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'Something Over Something Else' brings work of influential black artist to Cincinnati Art Museum

Posted at 7:00 AM, Feb 27, 2020

CINCINNATI — When the Cincinnati Art Museum's latest exhibition "Something Over Something Else" opens Friday, visitors will get a rare glimpse of a series of works by trailblazing African American artist Romare Bearden.

"This exhibition represents a group of works that Bearden made in 1978 through 1981," said Julie Aronson, curator of American art at the museum. "The works were specifically autobiographical in nature."

Aronson said the Cincinnati Art Museum is one of only two museums in almost 40 years to display the series of more than 30 works depicting Bearden's early life. Bearden first exhibited the pieces, primarily collages created with fabric and other materials, in New York in 1980.

Prior to arriving in Cincinnati, "Something Over Something Else" was on display at the High Museum of Art in Atlanta.

"Because so many of them (individual works) are owned by private collectors, they're just not things that come out that often," Aronson said.

Bearden, who was born in North Carolina in 1911, died in New York City in 1988 at age 76. In the exhibition, he explores his early life growing up in rural North Carolina and then moving to industrial Pittsburgh. Those pieces, set in the 1920s, touch upon the heartache of many African Americans who took part in the Great Migration, a time period when many moved from the South to northern cities looking for work and new opportunities.

Bearden also reflects on his transition into adulthood as an artist living in 1930s New York City. It was there that Bearden found inspiration in the works of many prominent African American artists and intellectuals who made up the Harlem Renaissance, Aronson said.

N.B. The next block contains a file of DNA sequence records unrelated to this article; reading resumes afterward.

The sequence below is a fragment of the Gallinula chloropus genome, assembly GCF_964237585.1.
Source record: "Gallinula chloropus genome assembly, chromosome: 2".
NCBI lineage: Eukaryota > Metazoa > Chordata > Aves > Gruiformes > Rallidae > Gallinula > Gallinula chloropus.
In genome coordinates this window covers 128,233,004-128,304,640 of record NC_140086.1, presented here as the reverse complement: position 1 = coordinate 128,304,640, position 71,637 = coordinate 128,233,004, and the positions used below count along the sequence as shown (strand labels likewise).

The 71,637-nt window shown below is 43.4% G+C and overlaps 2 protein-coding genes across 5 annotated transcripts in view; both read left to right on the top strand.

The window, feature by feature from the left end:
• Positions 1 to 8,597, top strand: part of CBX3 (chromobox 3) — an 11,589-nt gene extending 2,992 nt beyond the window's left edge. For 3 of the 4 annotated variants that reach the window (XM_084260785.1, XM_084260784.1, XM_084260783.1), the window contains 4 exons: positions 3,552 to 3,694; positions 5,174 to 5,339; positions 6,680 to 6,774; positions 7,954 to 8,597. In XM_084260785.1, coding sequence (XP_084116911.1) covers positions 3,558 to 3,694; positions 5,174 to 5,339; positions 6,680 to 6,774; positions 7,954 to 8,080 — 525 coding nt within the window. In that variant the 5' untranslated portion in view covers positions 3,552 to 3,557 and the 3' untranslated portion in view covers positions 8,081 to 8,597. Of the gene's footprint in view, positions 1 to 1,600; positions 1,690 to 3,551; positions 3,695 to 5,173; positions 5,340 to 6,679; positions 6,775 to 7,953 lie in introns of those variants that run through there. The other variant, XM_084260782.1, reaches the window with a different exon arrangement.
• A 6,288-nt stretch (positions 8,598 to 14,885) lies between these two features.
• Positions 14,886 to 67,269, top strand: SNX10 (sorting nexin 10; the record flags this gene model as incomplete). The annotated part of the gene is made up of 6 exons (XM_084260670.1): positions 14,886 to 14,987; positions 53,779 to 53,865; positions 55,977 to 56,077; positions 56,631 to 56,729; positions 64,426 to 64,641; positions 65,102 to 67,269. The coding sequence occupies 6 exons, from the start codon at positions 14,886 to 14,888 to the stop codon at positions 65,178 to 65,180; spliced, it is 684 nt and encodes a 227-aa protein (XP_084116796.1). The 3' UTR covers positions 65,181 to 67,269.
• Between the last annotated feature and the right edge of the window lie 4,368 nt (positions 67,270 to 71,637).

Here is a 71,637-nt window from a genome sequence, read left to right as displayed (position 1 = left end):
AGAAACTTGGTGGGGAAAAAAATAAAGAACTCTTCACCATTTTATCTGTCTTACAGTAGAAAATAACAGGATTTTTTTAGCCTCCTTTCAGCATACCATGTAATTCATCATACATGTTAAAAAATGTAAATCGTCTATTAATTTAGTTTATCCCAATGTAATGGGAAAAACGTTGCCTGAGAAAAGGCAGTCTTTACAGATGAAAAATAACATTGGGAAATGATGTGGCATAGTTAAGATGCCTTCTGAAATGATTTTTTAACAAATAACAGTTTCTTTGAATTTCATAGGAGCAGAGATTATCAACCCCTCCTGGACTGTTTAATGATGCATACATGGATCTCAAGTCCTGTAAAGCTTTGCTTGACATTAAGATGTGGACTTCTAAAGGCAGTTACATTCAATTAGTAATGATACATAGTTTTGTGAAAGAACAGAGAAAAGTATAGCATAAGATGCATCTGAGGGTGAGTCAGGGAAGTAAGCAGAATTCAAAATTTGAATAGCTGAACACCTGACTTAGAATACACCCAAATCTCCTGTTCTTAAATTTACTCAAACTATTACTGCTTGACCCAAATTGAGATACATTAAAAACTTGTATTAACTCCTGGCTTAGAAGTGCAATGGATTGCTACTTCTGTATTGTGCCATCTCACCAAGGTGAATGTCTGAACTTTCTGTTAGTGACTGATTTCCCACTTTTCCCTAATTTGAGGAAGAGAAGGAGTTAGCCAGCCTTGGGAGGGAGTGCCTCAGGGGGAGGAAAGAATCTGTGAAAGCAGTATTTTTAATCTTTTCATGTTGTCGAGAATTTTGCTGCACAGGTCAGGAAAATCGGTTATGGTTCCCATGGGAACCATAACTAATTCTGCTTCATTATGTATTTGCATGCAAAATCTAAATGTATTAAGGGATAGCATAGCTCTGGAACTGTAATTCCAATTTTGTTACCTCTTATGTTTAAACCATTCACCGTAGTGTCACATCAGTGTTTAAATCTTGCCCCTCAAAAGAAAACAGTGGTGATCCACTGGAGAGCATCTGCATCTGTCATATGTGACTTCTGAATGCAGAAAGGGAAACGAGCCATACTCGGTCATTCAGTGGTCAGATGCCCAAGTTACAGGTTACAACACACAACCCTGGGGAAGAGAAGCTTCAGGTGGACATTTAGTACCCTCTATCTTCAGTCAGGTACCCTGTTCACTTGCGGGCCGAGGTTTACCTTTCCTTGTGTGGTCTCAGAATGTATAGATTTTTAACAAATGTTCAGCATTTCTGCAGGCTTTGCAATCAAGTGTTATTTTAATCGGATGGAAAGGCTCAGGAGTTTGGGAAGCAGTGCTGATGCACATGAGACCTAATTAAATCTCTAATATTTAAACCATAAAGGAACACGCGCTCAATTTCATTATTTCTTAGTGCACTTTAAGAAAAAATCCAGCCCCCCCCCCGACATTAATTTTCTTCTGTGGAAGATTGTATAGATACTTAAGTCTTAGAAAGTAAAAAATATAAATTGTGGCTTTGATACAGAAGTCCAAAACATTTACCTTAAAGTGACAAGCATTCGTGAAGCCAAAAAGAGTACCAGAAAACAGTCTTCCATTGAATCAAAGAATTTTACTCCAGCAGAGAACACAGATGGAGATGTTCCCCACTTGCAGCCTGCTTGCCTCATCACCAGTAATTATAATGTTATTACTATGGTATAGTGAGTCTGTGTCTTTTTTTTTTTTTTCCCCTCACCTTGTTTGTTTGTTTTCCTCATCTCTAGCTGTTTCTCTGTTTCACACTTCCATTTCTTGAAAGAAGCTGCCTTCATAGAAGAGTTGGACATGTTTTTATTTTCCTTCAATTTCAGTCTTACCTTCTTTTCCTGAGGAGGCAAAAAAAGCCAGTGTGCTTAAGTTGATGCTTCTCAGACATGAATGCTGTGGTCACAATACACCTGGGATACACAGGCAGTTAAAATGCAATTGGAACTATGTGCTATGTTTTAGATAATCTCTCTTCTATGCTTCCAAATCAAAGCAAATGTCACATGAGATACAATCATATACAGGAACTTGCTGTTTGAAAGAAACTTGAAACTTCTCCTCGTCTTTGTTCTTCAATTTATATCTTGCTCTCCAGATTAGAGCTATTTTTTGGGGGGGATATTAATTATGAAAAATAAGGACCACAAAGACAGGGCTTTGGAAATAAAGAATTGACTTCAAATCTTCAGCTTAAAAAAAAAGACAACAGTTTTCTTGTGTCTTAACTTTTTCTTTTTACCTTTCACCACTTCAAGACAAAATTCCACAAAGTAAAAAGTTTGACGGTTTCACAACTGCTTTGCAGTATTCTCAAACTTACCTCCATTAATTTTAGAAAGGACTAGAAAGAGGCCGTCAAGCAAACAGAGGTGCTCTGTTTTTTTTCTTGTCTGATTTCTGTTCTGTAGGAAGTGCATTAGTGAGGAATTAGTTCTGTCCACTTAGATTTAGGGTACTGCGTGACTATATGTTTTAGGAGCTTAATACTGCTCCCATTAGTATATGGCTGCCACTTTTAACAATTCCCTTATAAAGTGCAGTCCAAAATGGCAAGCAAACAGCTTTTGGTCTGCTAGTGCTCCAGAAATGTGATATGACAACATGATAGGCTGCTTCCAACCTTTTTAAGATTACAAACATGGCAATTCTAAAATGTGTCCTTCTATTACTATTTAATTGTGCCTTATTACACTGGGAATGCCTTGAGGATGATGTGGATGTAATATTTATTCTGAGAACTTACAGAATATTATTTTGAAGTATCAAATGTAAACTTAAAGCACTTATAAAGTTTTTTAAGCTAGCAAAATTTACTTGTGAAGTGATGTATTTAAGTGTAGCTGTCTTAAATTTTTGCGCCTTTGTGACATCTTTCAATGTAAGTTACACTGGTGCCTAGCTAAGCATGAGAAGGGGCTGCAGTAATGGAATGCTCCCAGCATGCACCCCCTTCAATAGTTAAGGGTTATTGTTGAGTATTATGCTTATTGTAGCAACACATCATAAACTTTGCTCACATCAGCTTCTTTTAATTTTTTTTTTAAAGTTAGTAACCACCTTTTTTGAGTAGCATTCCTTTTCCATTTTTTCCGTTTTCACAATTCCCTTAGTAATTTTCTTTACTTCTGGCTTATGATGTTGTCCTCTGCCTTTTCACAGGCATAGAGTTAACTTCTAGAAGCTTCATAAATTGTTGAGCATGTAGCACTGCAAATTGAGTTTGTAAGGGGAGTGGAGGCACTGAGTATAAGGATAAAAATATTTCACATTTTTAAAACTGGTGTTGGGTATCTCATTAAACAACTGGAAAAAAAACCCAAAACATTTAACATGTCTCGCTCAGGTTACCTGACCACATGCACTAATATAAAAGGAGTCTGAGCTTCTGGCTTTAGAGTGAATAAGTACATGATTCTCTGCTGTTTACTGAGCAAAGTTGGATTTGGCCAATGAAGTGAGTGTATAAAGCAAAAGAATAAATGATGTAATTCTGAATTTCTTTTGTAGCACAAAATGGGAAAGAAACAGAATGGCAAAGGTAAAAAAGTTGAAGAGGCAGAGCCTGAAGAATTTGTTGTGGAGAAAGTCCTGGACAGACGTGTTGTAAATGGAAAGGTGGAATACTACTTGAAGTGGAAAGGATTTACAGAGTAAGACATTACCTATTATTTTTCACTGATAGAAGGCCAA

"Some of them are humorous. Some of them are more serious. Some of them are very evocative," she said of those individual works.

The current exhibition's title is a nod to Bearden's description of his creative process.

“You put something down. Then you put something else with it, and then you see how that works, and maybe you try something else and so on, and the picture grows in that way,” he said during a 1980 interview, as cited in the book "Looking and Listening: Conversations between Modern Art and Music."

In honor of Black History Month, the Cincinnati Art Museum is offering free general admission to view the "Something Over Something Else" special exhibition during its opening weekend.

The standard special exhibition admission price of $12 for adults and $10 for children will resume on Tuesday. The museum is open 11 a.m-5 p.m. Friday-Sunday, Tuesday and Wednesday, with extended hours from 11 a.m.-8 p.m. Thursday. The museum is closed on Monday.

The exhibition will run through May 24. Visit cincinnatiartmuseum.org for more information.